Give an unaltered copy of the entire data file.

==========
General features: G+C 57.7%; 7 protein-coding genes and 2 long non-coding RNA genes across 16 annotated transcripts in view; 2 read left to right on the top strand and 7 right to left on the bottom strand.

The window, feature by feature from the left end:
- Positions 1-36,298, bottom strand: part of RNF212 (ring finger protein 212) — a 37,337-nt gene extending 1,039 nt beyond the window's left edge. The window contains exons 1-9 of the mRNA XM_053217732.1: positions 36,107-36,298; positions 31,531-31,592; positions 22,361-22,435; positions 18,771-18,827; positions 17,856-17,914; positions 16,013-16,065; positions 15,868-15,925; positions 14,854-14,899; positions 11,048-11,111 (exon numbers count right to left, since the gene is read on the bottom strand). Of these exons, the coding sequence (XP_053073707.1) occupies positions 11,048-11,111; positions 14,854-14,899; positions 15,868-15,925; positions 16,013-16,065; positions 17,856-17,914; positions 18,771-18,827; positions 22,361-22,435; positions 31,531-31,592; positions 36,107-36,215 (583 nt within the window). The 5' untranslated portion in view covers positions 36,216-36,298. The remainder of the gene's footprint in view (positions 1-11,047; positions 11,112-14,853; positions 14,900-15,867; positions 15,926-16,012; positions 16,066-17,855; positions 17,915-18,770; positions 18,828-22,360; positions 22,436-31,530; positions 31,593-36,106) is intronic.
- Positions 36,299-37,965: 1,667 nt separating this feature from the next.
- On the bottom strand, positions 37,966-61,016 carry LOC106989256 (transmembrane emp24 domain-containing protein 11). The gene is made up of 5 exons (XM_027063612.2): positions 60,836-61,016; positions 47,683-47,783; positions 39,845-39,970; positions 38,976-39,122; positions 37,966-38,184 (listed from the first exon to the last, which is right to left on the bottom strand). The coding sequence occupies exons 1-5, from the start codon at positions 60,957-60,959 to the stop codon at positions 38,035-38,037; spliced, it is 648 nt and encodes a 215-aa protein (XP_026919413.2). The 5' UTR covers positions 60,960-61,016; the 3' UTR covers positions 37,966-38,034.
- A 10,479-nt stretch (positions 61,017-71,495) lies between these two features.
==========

General features: G+C 57.7%; 7 protein-coding genes and 2 long non-coding RNA genes across 16 annotated transcripts in view; 2 read left to right on the top strand and 7 right to left on the bottom strand.

The window, feature by feature from the left end:
- Positions 1-36,298, bottom strand: part of RNF212 (ring finger protein 212) — a 37,337-nt gene extending 1,039 nt beyond the window's left edge. The window contains exons 1-9 of the mRNA XM_053217732.1: positions 36,107-36,298; positions 31,531-31,592; positions 22,361-22,435; positions 18,771-18,827; positions 17,856-17,914; positions 16,013-16,065; positions 15,868-15,925; positions 14,854-14,899; positions 11,048-11,111 (exon numbers count right to left, since the gene is read on the bottom strand). Of these exons, the coding sequence (XP_053073707.1) occupies positions 11,048-11,111; positions 14,854-14,899; positions 15,868-15,925; positions 16,013-16,065; positions 17,856-17,914; positions 18,771-18,827; positions 22,361-22,435; positions 31,531-31,592; positions 36,107-36,215 (583 nt within the window). The 5' untranslated portion in view covers positions 36,216-36,298. The remainder of the gene's footprint in view (positions 1-11,047; positions 11,112-14,853; positions 14,900-15,867; positions 15,926-16,012; positions 16,066-17,855; positions 17,915-18,770; positions 18,828-22,360; positions 22,436-31,530; positions 31,593-36,106) is intronic.
- Positions 36,299-37,965: 1,667 nt separating this feature from the next.
- On the bottom strand, positions 37,966-61,016 carry LOC106989256 (transmembrane emp24 domain-containing protein 11). The gene is made up of 5 exons (XM_027063612.2): positions 60,836-61,016; positions 47,683-47,783; positions 39,845-39,970; positions 38,976-39,122; positions 37,966-38,184 (listed from the first exon to the last, which is right to left on the bottom strand). The coding sequence occupies exons 1-5, from the start codon at positions 60,957-60,959 to the stop codon at positions 38,035-38,037; spliced, it is 648 nt and encodes a 215-aa protein (XP_026919413.2). The 5' UTR covers positions 60,960-61,016; the 3' UTR covers positions 37,966-38,034.
- A 10,479-nt stretch (positions 61,017-71,495) lies between these two features.